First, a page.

Education Transformation Commission must not be another waste of time and money


Education Transformation Commission must not be another waste of time and money

Sunday, July 26, 2020

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The establishment by the Government of a commission on education transformation, tasked with conducting a comprehensive review of the structure and operations of Jamaica's education system, is indeed timely.

It is important because education is the single most important component of economic and social development, both for the society as a whole and as a legitimate mechanism for the social mobility of poor individuals.

The documented evidence is that for countries at all levels of development, there is a direct correlation between the effectiveness of the education system and the rate of sustainable economic growth.

The effectiveness of education is not a function only of the amount spent on it. The commission will have to undertake a rigorous evaluation of whether Jamaica is getting value for the money it spends on education.

For example, one of the few bright spots is the high global ranking of The University of the West Indies (UWI), which the Government is sadly under-funding, perhaps because of a lack of resources.

A 2018 World Bank report points out that while Jamaican children get 11.7 years of schooling, this is in reality the equivalent of only 7.2 years when the quality of learning is taken into account.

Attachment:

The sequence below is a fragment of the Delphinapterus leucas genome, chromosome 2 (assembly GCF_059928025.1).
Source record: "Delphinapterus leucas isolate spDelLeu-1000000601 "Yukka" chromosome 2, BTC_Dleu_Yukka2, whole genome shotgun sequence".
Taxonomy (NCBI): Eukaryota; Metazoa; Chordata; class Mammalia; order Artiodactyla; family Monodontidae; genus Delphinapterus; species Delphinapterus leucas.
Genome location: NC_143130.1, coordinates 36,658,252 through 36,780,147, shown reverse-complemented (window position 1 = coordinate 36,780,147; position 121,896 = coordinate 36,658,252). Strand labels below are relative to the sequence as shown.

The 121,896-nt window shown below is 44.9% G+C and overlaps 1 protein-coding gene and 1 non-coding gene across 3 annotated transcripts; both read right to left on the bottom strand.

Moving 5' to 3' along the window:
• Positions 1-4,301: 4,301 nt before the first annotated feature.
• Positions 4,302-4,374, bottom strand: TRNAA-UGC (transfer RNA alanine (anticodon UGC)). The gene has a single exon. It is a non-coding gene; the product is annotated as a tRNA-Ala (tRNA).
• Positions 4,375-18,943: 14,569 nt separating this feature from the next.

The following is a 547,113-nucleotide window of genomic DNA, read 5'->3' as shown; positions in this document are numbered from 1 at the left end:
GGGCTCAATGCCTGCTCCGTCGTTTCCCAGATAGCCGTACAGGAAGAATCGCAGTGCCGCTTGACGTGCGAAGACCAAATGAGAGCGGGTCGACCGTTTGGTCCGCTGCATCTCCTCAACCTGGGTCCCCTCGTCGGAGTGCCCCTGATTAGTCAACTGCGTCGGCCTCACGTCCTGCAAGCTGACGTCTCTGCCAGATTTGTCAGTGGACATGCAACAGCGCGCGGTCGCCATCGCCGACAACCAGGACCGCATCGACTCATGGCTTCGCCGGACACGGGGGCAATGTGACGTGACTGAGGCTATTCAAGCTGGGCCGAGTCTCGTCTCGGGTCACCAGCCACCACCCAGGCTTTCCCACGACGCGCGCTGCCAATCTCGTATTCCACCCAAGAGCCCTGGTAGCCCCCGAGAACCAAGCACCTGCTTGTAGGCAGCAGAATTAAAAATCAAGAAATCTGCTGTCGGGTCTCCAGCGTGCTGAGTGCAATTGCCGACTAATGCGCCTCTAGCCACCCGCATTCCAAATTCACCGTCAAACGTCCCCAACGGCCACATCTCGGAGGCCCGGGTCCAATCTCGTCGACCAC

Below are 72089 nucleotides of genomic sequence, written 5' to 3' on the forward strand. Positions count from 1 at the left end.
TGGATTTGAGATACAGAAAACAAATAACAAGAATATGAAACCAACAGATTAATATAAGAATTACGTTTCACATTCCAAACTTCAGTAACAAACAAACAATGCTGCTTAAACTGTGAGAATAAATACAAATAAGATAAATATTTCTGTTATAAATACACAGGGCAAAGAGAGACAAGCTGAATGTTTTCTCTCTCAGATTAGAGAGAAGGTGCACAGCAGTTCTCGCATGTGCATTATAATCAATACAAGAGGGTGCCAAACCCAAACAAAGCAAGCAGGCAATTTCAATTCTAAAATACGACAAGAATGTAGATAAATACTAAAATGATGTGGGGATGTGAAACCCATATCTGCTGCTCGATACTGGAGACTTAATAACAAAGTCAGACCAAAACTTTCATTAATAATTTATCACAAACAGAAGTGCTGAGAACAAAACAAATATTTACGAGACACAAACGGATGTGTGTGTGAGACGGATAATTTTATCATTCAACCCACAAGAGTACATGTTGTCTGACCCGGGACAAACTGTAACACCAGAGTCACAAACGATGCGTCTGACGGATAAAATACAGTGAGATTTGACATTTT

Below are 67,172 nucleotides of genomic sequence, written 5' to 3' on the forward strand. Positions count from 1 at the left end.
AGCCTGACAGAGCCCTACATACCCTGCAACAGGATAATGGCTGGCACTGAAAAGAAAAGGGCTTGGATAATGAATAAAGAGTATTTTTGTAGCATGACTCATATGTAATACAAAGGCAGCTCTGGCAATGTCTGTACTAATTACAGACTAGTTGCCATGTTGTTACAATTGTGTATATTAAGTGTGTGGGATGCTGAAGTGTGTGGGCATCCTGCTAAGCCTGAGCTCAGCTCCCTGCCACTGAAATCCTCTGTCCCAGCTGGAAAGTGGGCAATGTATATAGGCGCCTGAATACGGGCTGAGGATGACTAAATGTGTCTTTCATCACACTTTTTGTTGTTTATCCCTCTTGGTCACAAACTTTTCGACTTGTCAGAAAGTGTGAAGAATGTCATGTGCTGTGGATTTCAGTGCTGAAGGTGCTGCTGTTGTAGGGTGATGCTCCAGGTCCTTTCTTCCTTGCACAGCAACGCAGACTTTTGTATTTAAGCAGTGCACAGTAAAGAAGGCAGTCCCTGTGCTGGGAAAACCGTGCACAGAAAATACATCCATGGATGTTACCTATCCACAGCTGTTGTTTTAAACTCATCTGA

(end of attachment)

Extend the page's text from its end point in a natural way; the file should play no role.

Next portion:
Indeed, there is an illusion of education as many graduates of the high school system are neither employment-ready nor have a foundation for higher education. The result is expenditure on various forms of post-secondary remedial training.

Part of the problem is the curriculum which underserves the STEM subjects — science, technology, engineering and mathematics — which contributes to the low productivity of hard-working Jamaican labour.

We think the leadership of the commission is in safe hands with Professor Orlando Patterson, a distinguished sociology scholar of Harvard University, who brings high calibre intellect and vast knowledge.

He served as special advisor to late Prime Minister Michael Manley from 1972 to 1979, and although resident abroad, he has been thinking about Jamaica, as is evident in his November 2019 book: The Confounding Island: Jamaica and the Post-colonial Predicament.

We note that the commission includes 14 members, all eminent individuals selected from various parts of the education system and the private sector. However, there are some gaps that should be filled by adding a student, ideally from a tertiary institution, so that the commission will have experience from all levels of the education system.

It is also not too late to add a professor from The UWI School of Education which has produced a considerable amount of valuable research on education policy.

The recurring concern, of course, is: Will the policy recommendation from the report of the commission be implemented or will the report be another important document that is discussed in Cabinet and perhaps in Parliament only to gather dust afterwards?

If the experience of the 2004 report produced by the Education Task Force chaired by Dr Rae Davis is indicative of how we intend to treat this current effort, then it would be a waste of our time and money.

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